The bumbling White House process, and the humbling reliance on Vladimir Putin’s Russia that brought things to their present situation, Assad shedding his chemical weapons, probably at the price of being allowed to live and rule for many more days and years, does not mean they represent no improvement over the status quo ante. 

It is hard for anyone, and apparently impossible for the Times, not to smirk at the Administration’s claim that today’s Syria represents,a successful case of coercive diplomacy. Only under the threat of force,” the Administration argument goes, “has Mr. Assad pledged to give up his chemical weapons program. They argue that this might be the best outcome from a stew of bad alternatives.”

The argument the Times prefers, that “decisive action by Washington, [critics] argue, could have bolstered moderate forces battling Mr. Assad’s troops for more than two years, and helped stem the rising toll of civilian dead, blunt the influence of radical Islamist groups among the rebels and perhaps even deter the Syria government from using chemical weapons,” is but an assertion, a theory.

More based on fact, it seems to me, is one of the few attributed assessments in the whole, long Times story: “We need to be realistic about our ability to dictate events in Syria,” said Benjamin J. Rhodes, a deputy national security adviser. “In the absence of any good options, people have lifted up military support for the opposition as a silver bullet, but it has to be seen as a tactic — not a strategy.”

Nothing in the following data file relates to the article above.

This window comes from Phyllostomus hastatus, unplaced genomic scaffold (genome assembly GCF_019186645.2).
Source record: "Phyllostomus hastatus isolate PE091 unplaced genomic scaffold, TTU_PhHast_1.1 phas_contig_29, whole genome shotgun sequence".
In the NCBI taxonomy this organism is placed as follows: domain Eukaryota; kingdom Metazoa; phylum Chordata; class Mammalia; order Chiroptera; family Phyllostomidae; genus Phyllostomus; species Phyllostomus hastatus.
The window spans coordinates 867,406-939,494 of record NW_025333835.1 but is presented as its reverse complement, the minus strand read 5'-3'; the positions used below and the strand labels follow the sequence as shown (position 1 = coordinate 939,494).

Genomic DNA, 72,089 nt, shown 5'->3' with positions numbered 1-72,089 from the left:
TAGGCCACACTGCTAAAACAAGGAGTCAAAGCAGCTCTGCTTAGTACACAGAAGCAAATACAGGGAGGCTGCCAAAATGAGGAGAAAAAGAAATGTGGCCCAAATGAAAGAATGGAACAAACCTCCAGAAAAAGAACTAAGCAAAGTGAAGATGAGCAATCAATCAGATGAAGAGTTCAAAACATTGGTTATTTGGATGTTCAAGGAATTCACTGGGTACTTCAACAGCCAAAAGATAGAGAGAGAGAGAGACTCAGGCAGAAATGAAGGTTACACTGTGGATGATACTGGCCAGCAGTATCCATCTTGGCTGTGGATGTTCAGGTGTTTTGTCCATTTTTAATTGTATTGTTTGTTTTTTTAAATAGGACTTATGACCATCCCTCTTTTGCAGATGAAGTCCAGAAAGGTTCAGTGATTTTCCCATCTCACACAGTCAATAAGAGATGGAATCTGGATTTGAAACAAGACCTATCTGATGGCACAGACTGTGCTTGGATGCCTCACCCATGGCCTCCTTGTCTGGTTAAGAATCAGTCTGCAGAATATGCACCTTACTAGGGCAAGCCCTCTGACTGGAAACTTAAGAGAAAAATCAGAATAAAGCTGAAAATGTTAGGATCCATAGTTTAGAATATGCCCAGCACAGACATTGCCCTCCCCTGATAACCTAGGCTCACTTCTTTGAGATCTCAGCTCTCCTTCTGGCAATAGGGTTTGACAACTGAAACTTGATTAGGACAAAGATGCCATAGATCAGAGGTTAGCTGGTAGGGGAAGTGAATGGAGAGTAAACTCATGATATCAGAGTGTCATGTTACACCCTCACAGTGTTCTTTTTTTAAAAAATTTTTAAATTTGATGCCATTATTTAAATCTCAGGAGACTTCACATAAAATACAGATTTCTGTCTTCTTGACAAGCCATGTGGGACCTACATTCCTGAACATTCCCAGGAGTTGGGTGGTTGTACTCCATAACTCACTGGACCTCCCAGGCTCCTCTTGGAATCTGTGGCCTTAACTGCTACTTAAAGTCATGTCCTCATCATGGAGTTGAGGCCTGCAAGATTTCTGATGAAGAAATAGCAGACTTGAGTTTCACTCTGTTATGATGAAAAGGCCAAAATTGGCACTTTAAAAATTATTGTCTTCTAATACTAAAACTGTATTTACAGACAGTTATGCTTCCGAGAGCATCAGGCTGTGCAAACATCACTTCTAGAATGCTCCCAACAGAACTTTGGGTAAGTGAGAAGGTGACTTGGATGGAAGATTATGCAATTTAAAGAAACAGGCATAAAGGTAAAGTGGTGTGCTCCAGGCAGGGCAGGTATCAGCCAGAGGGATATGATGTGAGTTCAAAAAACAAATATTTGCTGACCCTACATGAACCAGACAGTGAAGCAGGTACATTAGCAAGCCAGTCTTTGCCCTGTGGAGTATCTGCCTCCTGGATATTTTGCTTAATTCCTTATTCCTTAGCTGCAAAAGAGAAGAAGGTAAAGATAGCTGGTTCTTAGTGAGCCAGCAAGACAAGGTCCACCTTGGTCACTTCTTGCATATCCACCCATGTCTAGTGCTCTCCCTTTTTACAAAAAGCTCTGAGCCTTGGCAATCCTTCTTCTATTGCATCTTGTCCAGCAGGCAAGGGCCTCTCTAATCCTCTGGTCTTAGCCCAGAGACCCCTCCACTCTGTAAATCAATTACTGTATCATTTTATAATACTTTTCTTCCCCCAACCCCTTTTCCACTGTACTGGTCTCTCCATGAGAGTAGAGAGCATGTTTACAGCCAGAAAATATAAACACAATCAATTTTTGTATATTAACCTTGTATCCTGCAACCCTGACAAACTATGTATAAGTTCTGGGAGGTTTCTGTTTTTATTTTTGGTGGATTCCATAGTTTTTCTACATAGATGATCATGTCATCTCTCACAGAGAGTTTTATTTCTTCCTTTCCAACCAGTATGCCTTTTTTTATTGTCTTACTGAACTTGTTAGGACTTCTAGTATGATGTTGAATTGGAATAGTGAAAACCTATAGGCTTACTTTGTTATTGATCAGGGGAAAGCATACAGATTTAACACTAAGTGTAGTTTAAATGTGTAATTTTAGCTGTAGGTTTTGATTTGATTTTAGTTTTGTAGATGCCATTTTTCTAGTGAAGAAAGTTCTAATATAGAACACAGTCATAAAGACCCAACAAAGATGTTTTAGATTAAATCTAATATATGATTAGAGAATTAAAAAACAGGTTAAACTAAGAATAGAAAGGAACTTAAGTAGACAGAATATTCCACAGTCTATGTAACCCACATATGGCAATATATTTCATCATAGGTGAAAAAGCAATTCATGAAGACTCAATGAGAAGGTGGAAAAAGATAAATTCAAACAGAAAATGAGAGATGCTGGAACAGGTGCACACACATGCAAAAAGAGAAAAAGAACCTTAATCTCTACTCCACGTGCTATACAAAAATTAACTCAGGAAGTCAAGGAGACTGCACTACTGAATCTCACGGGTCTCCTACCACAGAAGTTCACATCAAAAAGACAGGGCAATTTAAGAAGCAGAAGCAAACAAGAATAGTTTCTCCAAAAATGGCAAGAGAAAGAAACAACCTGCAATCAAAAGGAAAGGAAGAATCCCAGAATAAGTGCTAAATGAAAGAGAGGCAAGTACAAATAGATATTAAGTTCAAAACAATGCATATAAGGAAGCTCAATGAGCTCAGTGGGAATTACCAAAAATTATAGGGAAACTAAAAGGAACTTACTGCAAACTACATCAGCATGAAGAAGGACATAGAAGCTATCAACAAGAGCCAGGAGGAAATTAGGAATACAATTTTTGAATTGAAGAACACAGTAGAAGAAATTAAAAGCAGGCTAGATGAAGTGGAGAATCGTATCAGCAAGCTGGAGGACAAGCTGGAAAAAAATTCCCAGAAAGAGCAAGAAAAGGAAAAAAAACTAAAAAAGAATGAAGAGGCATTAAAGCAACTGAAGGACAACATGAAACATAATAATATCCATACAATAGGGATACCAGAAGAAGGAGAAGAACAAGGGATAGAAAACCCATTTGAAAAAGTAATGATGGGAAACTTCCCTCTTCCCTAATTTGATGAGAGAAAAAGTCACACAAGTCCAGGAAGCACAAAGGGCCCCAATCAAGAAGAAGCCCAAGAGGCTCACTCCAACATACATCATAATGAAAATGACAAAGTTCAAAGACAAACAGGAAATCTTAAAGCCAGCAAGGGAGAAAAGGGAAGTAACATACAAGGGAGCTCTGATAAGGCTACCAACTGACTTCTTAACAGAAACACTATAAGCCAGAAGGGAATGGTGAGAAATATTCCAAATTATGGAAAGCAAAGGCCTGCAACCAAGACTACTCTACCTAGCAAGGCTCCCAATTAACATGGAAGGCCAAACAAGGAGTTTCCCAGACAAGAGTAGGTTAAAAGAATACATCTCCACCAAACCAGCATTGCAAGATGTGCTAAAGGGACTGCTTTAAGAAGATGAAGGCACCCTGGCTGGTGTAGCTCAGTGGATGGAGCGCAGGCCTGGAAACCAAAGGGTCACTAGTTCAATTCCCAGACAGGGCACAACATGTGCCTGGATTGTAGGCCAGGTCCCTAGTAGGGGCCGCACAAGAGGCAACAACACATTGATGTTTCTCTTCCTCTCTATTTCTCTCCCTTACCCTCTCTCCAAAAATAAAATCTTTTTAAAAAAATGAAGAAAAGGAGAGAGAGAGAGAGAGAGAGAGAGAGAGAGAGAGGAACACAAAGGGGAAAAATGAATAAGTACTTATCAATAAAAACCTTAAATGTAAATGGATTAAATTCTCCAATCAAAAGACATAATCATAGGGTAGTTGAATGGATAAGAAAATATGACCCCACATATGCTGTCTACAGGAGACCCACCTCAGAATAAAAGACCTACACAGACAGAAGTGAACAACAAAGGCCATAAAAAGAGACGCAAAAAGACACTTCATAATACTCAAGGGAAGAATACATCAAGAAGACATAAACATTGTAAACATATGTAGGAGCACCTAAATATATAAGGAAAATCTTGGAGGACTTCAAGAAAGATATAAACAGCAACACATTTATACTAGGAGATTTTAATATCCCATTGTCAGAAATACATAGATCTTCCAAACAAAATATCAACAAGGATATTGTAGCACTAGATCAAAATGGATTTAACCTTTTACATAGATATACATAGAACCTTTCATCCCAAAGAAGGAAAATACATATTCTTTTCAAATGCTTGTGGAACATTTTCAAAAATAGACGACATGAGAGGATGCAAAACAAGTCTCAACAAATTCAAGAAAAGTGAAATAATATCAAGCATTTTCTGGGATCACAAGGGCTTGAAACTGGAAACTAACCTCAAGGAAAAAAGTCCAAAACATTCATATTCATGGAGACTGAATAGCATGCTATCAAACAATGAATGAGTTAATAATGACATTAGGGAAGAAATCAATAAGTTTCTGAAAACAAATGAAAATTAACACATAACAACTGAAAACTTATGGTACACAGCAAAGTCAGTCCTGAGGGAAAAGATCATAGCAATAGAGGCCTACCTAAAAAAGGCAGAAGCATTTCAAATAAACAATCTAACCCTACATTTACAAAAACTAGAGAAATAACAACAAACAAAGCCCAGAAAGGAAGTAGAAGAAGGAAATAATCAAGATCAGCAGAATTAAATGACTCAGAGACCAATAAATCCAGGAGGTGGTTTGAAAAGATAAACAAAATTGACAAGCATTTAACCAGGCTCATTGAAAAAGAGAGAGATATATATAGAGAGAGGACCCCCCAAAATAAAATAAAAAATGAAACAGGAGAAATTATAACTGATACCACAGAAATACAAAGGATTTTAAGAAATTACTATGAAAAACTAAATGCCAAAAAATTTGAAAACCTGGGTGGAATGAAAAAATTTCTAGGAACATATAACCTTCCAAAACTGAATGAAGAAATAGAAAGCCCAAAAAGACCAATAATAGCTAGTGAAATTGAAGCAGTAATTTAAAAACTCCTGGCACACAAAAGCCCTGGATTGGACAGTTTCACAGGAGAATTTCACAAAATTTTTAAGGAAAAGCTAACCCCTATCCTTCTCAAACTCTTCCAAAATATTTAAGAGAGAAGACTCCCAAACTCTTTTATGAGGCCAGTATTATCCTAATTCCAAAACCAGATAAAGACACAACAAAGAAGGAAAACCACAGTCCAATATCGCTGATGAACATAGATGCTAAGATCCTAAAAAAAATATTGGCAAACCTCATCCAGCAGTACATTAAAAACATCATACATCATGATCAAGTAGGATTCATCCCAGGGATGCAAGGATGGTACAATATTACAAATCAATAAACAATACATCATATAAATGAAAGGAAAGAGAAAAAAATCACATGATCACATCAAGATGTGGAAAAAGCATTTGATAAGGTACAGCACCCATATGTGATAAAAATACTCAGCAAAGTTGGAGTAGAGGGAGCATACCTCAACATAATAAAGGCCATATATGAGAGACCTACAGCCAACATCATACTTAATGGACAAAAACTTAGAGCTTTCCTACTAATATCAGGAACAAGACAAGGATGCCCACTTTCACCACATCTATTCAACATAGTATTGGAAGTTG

What may be the scariest aspect to all this is that nowhere in the article, nor in the reported disagreements among such Obama advisors as former and present Secretaries of State Clinton and John  Kerry; former and present CIA directors, Leon Panetta, David Petraeus, Michael Morell and John Brennan, former and present National Security Advisors Tom Donilon and Susan Rice, or UN Ambassador Samantha Power does anyone propose a strategy for Syria or the middle east.

And, other than Ben Rhodes’ quote, the Times makes no mention of this.

But, attached to the article, the Times does have something which speaks volumes.  It is a picture and a caption.  

                Daniel Etter for The New York Times
THE REBEL COMMANDER Gen. Salim Idris, head of the Supreme Military Council of the Syrian opposition.

The head shot of Gen. Salim Idris calls him “The Rebel Commander.”  But the only one who ever made him a General was his former boss, Bashar al-Assad.  And the only ones who made him a “commander” were not fighting in Syria.  Many of them were not even people from the region, but Westerners.  In short, he’s “our commander” more than he’s the rebels’, and the Supreme Military Council he allegedly commands is also hardly inside Syria, but for the most part safely in exile.  Few consider the SMC a particularly important force in the effort to oust the Assad regime.

To suggest that he is a realistic beneficiary of “American skin” is far-fetched.  To state that he is “The” choice is nuts.  Worse, it is false.

To call out Barack Obama for failing to grasp that thin reed, even two years ago is easy to do, but is it worth doing?

And the same could be said for assembling anonymous dissenting voices whose real “game” ain’t in Syria, but in Washington, burning or burnishing present or future Presidencies -- easy to do, but well short of what responsible newspapers do to inform their readers.